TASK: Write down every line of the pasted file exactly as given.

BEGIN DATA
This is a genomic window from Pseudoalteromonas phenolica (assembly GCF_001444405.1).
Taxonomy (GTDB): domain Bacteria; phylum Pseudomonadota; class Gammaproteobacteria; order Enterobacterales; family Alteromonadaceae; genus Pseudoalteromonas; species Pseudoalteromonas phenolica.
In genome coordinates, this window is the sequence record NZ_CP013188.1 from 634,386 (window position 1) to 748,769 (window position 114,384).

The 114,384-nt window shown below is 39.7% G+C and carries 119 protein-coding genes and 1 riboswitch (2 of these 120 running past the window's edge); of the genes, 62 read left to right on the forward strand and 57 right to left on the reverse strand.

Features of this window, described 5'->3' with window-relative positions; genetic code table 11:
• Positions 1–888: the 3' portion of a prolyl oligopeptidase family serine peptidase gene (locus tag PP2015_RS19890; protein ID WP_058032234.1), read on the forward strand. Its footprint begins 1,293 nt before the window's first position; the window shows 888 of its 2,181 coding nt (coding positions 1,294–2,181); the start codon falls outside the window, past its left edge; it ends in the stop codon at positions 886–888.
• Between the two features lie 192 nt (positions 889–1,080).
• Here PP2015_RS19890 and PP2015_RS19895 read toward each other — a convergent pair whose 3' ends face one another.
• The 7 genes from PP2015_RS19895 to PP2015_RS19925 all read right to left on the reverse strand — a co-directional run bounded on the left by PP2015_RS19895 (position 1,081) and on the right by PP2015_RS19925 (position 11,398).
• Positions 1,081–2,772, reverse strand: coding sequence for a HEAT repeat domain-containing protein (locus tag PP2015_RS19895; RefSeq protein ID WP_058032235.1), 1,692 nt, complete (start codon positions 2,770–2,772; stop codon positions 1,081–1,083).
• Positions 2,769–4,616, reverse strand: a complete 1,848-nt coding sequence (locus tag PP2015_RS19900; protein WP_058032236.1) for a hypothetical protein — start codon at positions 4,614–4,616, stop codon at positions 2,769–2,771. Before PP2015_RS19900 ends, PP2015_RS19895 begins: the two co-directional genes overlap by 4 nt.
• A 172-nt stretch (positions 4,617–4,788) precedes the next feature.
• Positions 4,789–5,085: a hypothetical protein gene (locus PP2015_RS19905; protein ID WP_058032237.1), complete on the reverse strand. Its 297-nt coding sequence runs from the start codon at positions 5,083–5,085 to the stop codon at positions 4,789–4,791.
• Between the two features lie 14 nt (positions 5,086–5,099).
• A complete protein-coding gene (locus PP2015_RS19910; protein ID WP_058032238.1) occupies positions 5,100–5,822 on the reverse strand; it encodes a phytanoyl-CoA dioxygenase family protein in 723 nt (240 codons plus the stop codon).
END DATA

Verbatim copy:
This is a genomic window from Pseudoalteromonas phenolica (assembly GCF_001444405.1).
Taxonomy (GTDB): domain Bacteria; phylum Pseudomonadota; class Gammaproteobacteria; order Enterobacterales; family Alteromonadaceae; genus Pseudoalteromonas; species Pseudoalteromonas phenolica.
In genome coordinates, this window is the sequence record NZ_CP013188.1 from 634,386 (window position 1) to 748,769 (window position 114,384).

The 114,384-nt window shown below is 39.7% G+C and carries 119 protein-coding genes and 1 riboswitch (2 of these 120 running past the window's edge); of the genes, 62 read left to right on the forward strand and 57 right to left on the reverse strand.

Features of this window, described 5'->3' with window-relative positions; genetic code table 11:
• Positions 1–888: the 3' portion of a prolyl oligopeptidase family serine peptidase gene (locus tag PP2015_RS19890; protein ID WP_058032234.1), read on the forward strand. Its footprint begins 1,293 nt before the window's first position; the window shows 888 of its 2,181 coding nt (coding positions 1,294–2,181); the start codon falls outside the window, past its left edge; it ends in the stop codon at positions 886–888.
• Between the two features lie 192 nt (positions 889–1,080).
• Here PP2015_RS19890 and PP2015_RS19895 read toward each other — a convergent pair whose 3' ends face one another.
• The 7 genes from PP2015_RS19895 to PP2015_RS19925 all read right to left on the reverse strand — a co-directional run bounded on the left by PP2015_RS19895 (position 1,081) and on the right by PP2015_RS19925 (position 11,398).
• Positions 1,081–2,772, reverse strand: coding sequence for a HEAT repeat domain-containing protein (locus tag PP2015_RS19895; RefSeq protein ID WP_058032235.1), 1,692 nt, complete (start codon positions 2,770–2,772; stop codon positions 1,081–1,083).
• Positions 2,769–4,616, reverse strand: a complete 1,848-nt coding sequence (locus tag PP2015_RS19900; protein WP_058032236.1) for a hypothetical protein — start codon at positions 4,614–4,616, stop codon at positions 2,769–2,771. Before PP2015_RS19900 ends, PP2015_RS19895 begins: the two co-directional genes overlap by 4 nt.
• A 172-nt stretch (positions 4,617–4,788) precedes the next feature.
• Positions 4,789–5,085: a hypothetical protein gene (locus PP2015_RS19905; protein ID WP_058032237.1), complete on the reverse strand. Its 297-nt coding sequence runs from the start codon at positions 5,083–5,085 to the stop codon at positions 4,789–4,791.
• Between the two features lie 14 nt (positions 5,086–5,099).
• A complete protein-coding gene (locus PP2015_RS19910; protein ID WP_058032238.1) occupies positions 5,100–5,822 on the reverse strand; it encodes a phytanoyl-CoA dioxygenase family protein in 723 nt (240 codons plus the stop codon).